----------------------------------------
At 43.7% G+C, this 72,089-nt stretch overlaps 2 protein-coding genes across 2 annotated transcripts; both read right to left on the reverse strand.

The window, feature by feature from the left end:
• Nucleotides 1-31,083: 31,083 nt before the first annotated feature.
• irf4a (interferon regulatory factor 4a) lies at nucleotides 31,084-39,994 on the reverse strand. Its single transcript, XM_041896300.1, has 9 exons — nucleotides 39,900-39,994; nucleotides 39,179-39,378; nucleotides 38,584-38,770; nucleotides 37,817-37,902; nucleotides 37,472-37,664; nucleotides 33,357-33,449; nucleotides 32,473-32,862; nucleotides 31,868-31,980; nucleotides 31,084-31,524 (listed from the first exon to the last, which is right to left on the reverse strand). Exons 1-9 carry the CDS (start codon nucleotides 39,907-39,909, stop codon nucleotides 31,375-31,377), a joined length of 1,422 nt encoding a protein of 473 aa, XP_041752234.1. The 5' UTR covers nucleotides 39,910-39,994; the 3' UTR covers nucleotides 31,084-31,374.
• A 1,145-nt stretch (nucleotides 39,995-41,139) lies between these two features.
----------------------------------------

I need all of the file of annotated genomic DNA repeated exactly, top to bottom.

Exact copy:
At 43.7% G+C, this 72,089-nt stretch overlaps 2 protein-coding genes across 2 annotated transcripts; both read right to left on the reverse strand.

The window, feature by feature from the left end:
• Nucleotides 1-31,083: 31,083 nt before the first annotated feature.
• irf4a (interferon regulatory factor 4a) lies at nucleotides 31,084-39,994 on the reverse strand. Its single transcript, XM_041896300.1, has 9 exons — nucleotides 39,900-39,994; nucleotides 39,179-39,378; nucleotides 38,584-38,770; nucleotides 37,817-37,902; nucleotides 37,472-37,664; nucleotides 33,357-33,449; nucleotides 32,473-32,862; nucleotides 31,868-31,980; nucleotides 31,084-31,524 (listed from the first exon to the last, which is right to left on the reverse strand). Exons 1-9 carry the CDS (start codon nucleotides 39,907-39,909, stop codon nucleotides 31,375-31,377), a joined length of 1,422 nt encoding a protein of 473 aa, XP_041752234.1. The 5' UTR covers nucleotides 39,910-39,994; the 3' UTR covers nucleotides 31,084-31,374.
• A 1,145-nt stretch (nucleotides 39,995-41,139) lies between these two features.